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Ghost, AG Need Your Opinion

 
 
Yummy
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Posts: n/a
 
      11-24-2003


Ghost and AG,

I respect your opinions greatly, especially since both of you own a
storefront. I have been working out of my house and mini-storage for
the past 4 years, and now things are right for my opening of a
storefront with one p/t employee.

Where I live is a small suburb of Dallas with around 22K people.
Averaging around 500 new rooftops per yr. There is one established
computer store, been in business for over 15 years. They are my
friends, and sometimes we send each other work.

The other places are Wal-Mart, Office Depot. There was another
computer store, but he went out of business last month. He had a bad
rep anyway, he always "resold" the same copy of Windows (not xp
obviously), got into trouble for dumping around a hundred junked
monitors on a county road instead of taking them to a landfill.
Dumbass left a company sticker on one of them, thats how he got
caught.

Anyway, I want to open a storefront, but I don't want to hurt my
friends business (my future competition). They are in a old crappy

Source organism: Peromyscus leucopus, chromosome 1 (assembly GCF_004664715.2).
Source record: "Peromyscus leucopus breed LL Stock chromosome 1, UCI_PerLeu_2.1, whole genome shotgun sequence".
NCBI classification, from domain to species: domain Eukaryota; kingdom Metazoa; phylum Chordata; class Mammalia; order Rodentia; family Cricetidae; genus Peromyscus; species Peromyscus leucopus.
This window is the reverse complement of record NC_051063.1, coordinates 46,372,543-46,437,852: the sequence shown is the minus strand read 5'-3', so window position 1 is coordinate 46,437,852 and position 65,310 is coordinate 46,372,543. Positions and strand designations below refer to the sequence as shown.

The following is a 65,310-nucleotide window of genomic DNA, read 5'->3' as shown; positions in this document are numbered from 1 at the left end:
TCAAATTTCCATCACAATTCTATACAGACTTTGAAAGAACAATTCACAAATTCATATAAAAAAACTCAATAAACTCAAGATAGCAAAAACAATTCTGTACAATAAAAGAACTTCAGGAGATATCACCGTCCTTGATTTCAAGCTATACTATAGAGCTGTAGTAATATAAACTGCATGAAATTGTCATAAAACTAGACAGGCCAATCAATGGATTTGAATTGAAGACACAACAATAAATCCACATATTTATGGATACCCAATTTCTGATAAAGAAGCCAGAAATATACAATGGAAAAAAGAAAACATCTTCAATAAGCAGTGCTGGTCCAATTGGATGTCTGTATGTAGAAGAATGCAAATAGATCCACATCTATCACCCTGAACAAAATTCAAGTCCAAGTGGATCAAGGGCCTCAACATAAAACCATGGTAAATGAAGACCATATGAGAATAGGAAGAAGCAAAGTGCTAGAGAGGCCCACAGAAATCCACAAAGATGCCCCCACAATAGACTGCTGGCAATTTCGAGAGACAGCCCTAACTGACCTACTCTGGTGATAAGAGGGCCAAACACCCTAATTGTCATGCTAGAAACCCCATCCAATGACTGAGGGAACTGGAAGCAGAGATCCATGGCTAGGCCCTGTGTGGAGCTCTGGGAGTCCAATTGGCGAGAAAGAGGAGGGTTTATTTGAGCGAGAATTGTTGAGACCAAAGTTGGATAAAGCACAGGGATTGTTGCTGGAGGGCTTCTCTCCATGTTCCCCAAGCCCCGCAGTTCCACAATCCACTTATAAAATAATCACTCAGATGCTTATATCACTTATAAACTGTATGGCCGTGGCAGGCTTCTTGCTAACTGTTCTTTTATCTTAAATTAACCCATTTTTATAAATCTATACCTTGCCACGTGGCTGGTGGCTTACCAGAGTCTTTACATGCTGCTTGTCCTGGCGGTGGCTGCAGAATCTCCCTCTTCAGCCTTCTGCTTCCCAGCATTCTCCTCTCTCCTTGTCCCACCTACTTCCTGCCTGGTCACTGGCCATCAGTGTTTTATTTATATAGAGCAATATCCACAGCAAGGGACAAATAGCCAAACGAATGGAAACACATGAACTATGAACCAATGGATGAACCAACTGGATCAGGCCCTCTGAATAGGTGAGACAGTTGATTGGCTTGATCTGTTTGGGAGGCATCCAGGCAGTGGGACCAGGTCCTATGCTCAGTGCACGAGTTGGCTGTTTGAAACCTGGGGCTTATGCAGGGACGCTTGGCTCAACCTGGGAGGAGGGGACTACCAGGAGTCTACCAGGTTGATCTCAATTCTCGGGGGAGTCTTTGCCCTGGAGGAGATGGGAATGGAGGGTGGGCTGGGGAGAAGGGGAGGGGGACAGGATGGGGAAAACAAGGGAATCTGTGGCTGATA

building downtown, I will be in a new strip center by the freeway. How
do I attempt to take business away from them and still maintain our
friendship? I have never bad-mouthed them, they know their sh*t.
I'm not in this to fail. My focus is businesses, SOHO, networks. I
also plan on doing things like home entertainment/media center pc's in
the future. Their focus is the typical home user, but I want a piece
of that action also.

They know of my plans, and I get the idea from them that they are
worried that I'll put them out of business, but they are still
supportive.

I am the only one responsible financially. No partners, angels, just
myself.

Suggestions?

Thanks in adv.

Dave
 
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Ghost
Guest
Posts: n/a
 
      11-24-2003
In article <(E-Mail Removed)>, Yummy